- n. 大头针，别针，针；栓；琐碎物
- vt. 钉住；压住；将……用针别住
CET4 TEM4 IELTS 考 研 CET6
1. pin + interest: Pinterest.com
- pin: [OE] Latin pinna (a probable relative of English fin) meant ‘wing, feather, pointed peak’. Amongst its derivatives were the diminutive pinnāculum, which has given English pinnacle  and, via French, panache  (which originally meant ‘plume of feathers’), pinnātus ‘feathered, winged’, source of English pinnate , and Vulgar Latin *pinniō, from which English gets pinion ‘wing’ . Pinna itself was borrowed into Old English as pinn, and it was used for ‘peg’ (a sense which survives in various technical contexts); the application to a ‘small thin metal fastener’ did not emerge until the 14th century.
A pinafore  is etymologically a garment that is ‘pinned afore’, that is, ‘pinned to the front of a dress to protect it’.
=> fin, panache, pinafore, pinion, pinnacle
- pin (n.)
- late Old English pinn "peg, bolt," from Proto-Germanic *penn- "jutting point or peak" (cognates: Old Saxon pin "peg," Old Norse pinni "peg, tack," Middle Dutch pin "pin, peg," Old High German pfinn, German Pinne "pin, tack") from Latin pinna "a feather, plume;" in plural "a wing;" also "fin, scoop of a water wheel;" also "a pinnacle; a promontory, cape; battlement" (as in Luke iv:9 in Vulgate) and so applied to "points" of various sorts, from PIE *pet- (see pen (n.1)).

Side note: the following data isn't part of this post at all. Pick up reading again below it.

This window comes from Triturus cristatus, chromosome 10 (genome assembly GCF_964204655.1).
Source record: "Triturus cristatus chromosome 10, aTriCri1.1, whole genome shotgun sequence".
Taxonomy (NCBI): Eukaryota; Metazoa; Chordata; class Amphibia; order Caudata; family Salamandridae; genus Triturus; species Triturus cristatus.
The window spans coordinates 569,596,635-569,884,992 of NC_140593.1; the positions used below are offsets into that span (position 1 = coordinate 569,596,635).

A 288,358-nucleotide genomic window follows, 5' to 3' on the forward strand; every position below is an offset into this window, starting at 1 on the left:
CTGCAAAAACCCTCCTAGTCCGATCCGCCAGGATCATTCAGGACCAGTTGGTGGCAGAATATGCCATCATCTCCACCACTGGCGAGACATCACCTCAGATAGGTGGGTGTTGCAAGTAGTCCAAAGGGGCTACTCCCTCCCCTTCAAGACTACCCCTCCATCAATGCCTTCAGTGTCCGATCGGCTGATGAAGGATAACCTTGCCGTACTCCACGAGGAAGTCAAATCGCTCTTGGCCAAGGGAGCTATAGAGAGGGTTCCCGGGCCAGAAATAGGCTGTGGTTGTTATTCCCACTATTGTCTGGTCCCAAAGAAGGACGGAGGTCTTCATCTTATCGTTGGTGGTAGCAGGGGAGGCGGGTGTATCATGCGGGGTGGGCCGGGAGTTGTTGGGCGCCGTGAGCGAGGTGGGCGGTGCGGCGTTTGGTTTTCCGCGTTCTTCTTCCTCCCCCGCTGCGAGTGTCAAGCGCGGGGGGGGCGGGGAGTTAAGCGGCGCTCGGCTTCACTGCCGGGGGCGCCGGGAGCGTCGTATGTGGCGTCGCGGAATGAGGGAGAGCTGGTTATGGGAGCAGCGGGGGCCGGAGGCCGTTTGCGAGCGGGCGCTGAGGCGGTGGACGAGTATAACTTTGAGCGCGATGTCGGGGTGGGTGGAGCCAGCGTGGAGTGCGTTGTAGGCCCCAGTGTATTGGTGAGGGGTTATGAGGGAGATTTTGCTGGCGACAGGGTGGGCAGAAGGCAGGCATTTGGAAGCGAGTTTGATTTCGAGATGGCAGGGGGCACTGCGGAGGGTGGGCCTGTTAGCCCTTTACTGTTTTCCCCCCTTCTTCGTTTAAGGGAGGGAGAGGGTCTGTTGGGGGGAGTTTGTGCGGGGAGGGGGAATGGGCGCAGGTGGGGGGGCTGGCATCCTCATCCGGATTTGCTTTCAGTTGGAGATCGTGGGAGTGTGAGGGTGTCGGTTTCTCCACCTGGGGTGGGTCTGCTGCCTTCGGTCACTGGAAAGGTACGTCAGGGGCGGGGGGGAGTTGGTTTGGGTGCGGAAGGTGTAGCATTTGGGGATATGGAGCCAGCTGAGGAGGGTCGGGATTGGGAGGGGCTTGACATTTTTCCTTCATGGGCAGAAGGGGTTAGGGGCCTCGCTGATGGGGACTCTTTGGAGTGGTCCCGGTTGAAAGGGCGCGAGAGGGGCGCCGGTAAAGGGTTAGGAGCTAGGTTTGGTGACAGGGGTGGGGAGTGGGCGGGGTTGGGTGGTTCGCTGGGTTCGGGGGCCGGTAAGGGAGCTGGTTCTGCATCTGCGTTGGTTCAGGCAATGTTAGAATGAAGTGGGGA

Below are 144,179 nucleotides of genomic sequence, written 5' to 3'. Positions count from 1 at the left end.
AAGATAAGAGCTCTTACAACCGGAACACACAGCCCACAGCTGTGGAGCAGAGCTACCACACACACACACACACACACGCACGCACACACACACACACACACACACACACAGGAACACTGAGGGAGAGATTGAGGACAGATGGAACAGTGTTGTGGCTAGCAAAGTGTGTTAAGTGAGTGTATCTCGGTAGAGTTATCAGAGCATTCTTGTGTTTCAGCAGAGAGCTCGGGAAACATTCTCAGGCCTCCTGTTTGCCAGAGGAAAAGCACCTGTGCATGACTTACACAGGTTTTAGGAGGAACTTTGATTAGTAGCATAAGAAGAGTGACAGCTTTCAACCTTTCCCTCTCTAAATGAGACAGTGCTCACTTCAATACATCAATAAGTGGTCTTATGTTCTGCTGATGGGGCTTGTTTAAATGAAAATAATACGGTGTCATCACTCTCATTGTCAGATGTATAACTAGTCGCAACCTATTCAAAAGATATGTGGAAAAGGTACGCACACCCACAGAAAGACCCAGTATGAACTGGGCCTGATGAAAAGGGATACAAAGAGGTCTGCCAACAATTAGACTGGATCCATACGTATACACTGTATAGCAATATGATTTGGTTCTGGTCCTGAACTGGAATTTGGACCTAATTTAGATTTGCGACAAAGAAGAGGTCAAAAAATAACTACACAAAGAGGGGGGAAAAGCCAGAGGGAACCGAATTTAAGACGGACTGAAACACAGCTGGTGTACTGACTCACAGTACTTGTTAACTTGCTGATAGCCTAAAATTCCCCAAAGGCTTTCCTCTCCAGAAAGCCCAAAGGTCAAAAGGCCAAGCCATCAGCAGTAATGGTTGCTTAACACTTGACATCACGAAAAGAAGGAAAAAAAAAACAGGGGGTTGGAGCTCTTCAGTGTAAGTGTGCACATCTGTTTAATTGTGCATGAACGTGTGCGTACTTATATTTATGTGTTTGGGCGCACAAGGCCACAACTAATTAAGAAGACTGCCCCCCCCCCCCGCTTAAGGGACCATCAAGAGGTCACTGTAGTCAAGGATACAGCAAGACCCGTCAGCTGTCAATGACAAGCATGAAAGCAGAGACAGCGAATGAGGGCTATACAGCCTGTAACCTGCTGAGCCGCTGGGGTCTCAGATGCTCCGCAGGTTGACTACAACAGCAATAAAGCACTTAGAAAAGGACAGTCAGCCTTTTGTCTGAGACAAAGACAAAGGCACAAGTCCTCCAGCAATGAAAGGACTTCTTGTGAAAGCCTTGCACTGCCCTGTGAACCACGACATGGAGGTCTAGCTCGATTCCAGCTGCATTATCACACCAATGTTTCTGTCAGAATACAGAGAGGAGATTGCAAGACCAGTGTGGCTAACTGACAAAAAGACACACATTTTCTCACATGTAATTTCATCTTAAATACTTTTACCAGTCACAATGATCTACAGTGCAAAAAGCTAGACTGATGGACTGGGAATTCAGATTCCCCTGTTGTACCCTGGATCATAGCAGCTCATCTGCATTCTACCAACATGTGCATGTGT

Latin pinna and penna "a feather, plume," in plural "a wing," are treated as identical in Watkins, etc., but regarded as separate (but confused) Latin words by Tucker and others, who derive pinna from PIE *spei- "sharp point" (see spike (n.1)) and see the "feather/wing" sense as secondary.
The modern slender wire pin is first attested by this name late 14c. Transferred sense of "leg" is recorded from 1520s and hold the older sense. Pin-money "annual sum allotted to a woman for personal expenses on dress, etc." is attested from 1620s. Pins and needles "tingling sensation" is from 1810. The sound of a pin dropping as a type of something all but silent is from 1775.
- acronym for personal identification number, 1981, from the first reference used with redundant number.
- pin (v.)
- mid-14c., "to affix with a pin," from pin (n.). Figurative use from 1570s. Related: Pinned; pinning. Sense of "to hold someone or something down so he or it cannot escape" is attested from 1740. In U.S., as a reference to the bestowal of a fraternity pin on a female student as an indication of a relationship, it is attested by 1938. Phrase pin down "define" is from 1951.
- 1. She'd do anything for a bit of pin money.
- 2. It has taken until now to pin down its exact location.
- 3. Zita was herself unconventional, keeping a safety-pin stuck through her ear lobe.
- 4. Cleanse your face thoroughly and pin back your hair.
- 5. Data recorders also pin-point mechanical faults rapidly, reducing repair times.
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